Thrinacia in The Odyssey

Lesson Transcript
Instructor: Jennifer Carnevale

Jennifer has taught 9th grade ELA and AP Literature for over 8 years. She has a dual master’s in English Literature and Teaching Secondary Ed from Simmons University. She is also a contracted freelance writer and certified AP Test Reader.

Are you someone who listens to advice when it's offered? In this lesson, we'll travel to Thrinacia, relive Odysseus' adventures there, and learn the importance of following sage advice. Updated: 02/26/2021

Following Advice

In Disney's cartoon version of Alice in Wonderland, Alice says, ''I give myself very good advice, but I very seldom follow it. That explains the trouble that I'm always in.'' It seems Odysseus and Alice have more in common than one would think. They both embark on long journeys away from home and meet interesting creatures with supernatural qualities. They also tend to get themselves into a great deal of trouble, sometimes by not following smart advice when it's given.

In The Odyssey, Odysseus is given very good advice, and there are moments where he can't seem to follow it. He gives in to his men time and again, which ends up putting everyone in danger. Let's look at the advice Odysseus was given and see how the consequences of his actions play out on Thrinacia.

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  • 0:04 Following Advice
  • 0:52 A Warning About Helios' Cows
  • 1:37 Arriving at Thrinacia
  • 2:39 The Men Fail
  • 3:34 The Aftermath
  • 4:35 Lesson Summary
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A Warning About Helios' Cows

Circe sends Odysseus to the Underworld to speak with the blind prophet Teiresias. Teiresias knows Odysseus wants to return home, but he foresees danger in his future. He claims Odysseus will make it to the island of Thrinacia, where Helios, the sun god, keeps his cattle. He informs Odysseus that so long as no one harms Helios' cattle, he and his men will return home safely. If Odysseus or his crew harm the cattle, his ship will be destroyed, and his men will perish.

When Odysseus returns to Aeaea, Circe reminds him to make sure no one touches Helios' cattle. If he or his men bring harm to the animals, Odysseus will return home alone and in agony.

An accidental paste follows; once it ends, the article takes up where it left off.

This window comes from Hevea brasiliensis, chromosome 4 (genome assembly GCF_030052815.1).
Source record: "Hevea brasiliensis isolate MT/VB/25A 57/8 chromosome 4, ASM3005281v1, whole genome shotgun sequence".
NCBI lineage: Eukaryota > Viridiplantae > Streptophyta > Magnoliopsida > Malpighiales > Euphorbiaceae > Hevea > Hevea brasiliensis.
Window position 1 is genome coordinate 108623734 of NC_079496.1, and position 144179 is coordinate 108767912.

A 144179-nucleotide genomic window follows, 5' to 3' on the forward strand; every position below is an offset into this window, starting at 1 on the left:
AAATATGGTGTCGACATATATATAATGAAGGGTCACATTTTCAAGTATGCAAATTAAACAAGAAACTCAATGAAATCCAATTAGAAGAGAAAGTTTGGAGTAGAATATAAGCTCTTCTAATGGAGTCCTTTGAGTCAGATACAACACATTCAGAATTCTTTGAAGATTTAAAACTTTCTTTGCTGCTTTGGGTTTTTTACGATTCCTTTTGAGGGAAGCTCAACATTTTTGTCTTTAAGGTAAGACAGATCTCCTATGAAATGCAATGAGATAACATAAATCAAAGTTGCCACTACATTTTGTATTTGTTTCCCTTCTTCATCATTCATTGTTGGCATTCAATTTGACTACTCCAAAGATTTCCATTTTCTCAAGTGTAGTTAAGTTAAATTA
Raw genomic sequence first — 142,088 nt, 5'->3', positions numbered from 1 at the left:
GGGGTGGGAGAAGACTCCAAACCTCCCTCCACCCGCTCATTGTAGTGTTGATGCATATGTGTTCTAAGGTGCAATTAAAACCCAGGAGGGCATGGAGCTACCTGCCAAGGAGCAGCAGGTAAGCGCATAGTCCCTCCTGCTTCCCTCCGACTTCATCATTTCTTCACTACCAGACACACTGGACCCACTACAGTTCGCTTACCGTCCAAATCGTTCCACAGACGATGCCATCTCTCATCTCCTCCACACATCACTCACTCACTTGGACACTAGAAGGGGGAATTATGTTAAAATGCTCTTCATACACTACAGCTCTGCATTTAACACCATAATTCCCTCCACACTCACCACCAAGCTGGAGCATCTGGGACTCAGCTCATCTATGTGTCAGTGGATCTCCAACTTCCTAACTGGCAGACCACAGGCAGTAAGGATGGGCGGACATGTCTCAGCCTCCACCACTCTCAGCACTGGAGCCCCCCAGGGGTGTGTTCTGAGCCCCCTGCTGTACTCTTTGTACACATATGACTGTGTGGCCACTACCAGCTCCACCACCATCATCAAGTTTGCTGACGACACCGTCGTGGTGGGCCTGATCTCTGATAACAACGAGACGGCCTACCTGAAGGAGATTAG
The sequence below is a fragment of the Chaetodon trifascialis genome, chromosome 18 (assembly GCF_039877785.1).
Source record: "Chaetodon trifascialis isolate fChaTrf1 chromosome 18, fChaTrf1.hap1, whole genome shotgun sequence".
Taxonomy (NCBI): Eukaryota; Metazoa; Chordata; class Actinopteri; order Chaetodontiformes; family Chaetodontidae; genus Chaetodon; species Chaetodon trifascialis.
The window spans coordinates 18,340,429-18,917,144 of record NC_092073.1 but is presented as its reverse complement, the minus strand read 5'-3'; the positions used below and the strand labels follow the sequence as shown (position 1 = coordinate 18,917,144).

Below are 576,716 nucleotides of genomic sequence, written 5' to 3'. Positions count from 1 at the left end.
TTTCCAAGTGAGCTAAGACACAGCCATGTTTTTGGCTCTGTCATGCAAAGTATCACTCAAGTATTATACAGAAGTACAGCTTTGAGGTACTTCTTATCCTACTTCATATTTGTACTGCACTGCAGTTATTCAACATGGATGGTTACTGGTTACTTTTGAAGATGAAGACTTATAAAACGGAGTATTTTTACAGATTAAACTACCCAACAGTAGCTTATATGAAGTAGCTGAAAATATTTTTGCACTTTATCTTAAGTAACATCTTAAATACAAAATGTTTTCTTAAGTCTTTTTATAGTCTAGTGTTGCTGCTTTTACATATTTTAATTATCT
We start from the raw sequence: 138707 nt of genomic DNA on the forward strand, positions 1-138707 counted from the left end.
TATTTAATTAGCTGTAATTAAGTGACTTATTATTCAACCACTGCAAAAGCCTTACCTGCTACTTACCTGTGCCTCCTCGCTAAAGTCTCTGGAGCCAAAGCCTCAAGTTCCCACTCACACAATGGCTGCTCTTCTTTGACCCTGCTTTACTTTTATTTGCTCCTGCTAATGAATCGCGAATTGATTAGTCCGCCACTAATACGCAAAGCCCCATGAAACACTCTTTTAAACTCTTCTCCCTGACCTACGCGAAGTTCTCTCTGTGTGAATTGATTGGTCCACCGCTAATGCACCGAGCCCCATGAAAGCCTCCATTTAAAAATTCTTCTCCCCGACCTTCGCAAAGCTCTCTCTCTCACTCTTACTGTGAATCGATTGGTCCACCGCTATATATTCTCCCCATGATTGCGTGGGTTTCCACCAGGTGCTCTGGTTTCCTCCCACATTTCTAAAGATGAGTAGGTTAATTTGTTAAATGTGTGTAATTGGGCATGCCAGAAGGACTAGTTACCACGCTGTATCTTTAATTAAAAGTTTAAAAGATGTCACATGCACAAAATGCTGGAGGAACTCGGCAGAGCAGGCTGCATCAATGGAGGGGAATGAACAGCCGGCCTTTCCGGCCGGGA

Arriving at Thrinacia

After escaping Scylla and Charybdis, Odysseus and his men see the island of Thrinacia. Exhausted from the terrors they have barely escaped, the men want to stop and rest. Odysseus explains the prophecies from Teiresias and Circe and argues with the men about avoiding the island.

One of Odysseus' men, Eurylochos, speaks for the crew, saying they need a break in case they're hit with a storm or harsh winds. Since Odysseus is now one against the many on his ship, he agrees to stop at the island but begs the men not to touch any animals they find. The men take an oath, and Odysseus tells them to head toward shore. Once ashore, the men eat their food and rest, and Odysseus again reminds them of the danger if Helios' flock is harmed.

The men start out by following orders, but after a month of bad weather, the crew's food and drink runs out, leaving them no choice but to look for food on the island. Odysseus continues to remind the men they can eat anything but the cattle.

The Men Fail

Odysseus leaves his men to go pray. He finds shelter from the windstorm and falls asleep. In the meantime, Eurylochos gathers the crew and begins to persuade them to eat the cattle. He argues that death is terrible, but dying of starvation is the most dishonorable death there is. Eurylochos says they will make sacrifices to the gods, and when they return home, they will build temples in Helios' honor. The men quickly approve and begin to kill and cook the kine, or cattle.

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